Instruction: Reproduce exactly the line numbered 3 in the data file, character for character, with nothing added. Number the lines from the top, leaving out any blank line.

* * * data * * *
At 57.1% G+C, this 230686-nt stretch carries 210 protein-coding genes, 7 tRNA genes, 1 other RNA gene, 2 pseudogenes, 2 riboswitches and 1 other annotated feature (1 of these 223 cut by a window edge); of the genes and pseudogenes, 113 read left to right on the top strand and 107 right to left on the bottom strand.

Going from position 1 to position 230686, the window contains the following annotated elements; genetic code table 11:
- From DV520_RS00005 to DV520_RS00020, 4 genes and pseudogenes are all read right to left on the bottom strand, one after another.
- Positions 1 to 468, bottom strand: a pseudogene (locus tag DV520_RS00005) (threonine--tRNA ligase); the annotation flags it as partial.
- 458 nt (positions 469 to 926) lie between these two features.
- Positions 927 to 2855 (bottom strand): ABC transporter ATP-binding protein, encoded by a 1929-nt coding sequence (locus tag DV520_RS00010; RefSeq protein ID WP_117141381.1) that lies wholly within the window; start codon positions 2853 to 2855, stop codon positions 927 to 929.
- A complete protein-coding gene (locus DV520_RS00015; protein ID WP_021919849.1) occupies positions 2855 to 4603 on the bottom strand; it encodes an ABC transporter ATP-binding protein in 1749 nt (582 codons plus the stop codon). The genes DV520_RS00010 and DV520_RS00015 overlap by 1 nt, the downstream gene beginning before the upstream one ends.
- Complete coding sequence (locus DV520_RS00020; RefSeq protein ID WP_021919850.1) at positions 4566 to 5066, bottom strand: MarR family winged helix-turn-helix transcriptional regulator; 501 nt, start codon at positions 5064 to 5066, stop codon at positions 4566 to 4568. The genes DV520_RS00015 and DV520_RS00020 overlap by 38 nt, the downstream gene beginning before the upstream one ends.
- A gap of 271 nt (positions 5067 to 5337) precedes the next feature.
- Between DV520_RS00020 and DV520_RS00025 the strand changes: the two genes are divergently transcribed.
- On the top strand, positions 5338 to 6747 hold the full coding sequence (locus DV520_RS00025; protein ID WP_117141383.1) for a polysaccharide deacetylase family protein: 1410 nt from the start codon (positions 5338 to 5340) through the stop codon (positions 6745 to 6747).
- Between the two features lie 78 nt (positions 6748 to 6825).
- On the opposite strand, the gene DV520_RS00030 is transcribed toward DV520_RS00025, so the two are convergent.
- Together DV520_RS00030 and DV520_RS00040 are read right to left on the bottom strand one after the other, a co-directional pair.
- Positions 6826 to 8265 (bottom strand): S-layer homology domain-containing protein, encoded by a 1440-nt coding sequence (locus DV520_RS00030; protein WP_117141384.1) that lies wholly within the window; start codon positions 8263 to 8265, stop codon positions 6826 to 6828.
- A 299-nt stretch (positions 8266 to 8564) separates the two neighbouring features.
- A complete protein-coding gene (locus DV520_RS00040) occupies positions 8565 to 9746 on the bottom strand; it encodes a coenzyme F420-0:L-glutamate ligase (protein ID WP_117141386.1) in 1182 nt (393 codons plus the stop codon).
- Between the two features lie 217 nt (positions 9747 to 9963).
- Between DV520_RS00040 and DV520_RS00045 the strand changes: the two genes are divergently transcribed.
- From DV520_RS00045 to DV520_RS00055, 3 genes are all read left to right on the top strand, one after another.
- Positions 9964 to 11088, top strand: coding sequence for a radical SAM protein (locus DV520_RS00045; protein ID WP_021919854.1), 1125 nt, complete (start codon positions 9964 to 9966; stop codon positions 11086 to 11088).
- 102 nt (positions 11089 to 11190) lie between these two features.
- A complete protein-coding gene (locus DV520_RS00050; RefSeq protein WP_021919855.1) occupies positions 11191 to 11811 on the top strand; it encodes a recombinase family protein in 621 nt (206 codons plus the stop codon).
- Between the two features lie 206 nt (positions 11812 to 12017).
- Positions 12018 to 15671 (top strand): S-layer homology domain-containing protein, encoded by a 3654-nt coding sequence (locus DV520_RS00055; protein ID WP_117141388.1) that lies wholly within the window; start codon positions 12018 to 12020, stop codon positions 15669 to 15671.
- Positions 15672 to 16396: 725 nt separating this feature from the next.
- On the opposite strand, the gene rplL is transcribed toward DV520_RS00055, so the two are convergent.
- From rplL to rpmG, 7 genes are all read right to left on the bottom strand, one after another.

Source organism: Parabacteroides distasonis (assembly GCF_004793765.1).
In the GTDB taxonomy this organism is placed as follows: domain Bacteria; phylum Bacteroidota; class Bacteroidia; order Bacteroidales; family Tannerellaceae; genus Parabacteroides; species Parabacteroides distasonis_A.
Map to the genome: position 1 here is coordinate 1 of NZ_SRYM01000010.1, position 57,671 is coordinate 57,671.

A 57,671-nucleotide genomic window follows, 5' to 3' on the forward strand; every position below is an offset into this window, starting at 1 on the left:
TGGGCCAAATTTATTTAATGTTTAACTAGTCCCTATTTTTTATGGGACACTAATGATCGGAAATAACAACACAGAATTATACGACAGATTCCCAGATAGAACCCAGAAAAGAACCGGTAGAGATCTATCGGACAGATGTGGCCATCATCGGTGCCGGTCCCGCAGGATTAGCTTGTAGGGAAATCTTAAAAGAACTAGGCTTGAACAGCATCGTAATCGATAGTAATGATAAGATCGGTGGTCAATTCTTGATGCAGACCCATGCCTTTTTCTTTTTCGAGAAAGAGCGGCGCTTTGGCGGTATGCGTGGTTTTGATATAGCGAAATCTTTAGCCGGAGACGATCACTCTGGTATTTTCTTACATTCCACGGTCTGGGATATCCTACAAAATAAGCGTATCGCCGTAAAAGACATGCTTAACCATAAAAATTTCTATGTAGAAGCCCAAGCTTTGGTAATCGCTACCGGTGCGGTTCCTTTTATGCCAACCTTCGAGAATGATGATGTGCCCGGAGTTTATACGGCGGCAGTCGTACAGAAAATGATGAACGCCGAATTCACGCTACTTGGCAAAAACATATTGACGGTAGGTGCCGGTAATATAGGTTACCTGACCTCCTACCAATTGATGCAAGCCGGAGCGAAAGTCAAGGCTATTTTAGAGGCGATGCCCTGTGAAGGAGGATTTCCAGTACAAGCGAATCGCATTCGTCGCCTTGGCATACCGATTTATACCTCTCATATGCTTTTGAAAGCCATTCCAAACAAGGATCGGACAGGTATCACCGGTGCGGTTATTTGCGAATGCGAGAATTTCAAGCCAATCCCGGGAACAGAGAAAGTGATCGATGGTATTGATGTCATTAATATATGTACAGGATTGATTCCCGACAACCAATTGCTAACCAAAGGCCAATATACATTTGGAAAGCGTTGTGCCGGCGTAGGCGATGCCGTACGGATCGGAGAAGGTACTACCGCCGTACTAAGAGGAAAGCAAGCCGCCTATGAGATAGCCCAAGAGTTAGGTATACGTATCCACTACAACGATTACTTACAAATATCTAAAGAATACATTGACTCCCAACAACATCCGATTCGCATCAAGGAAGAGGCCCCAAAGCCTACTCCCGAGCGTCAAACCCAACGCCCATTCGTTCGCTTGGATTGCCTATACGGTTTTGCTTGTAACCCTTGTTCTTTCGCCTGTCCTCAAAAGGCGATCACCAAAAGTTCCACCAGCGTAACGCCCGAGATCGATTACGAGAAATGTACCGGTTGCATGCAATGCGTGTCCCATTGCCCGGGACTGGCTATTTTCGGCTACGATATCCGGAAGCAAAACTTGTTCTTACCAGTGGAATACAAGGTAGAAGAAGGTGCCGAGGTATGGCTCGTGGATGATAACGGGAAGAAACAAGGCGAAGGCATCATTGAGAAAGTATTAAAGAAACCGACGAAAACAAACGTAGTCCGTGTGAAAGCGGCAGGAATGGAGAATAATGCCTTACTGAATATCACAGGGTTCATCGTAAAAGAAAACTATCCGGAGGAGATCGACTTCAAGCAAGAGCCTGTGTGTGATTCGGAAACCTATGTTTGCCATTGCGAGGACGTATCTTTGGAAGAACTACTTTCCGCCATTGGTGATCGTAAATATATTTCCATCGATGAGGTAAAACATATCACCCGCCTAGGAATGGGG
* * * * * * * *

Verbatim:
- From DV520_RS00005 to DV520_RS00020, 4 genes and pseudogenes are all read right to left on the bottom strand, one after another.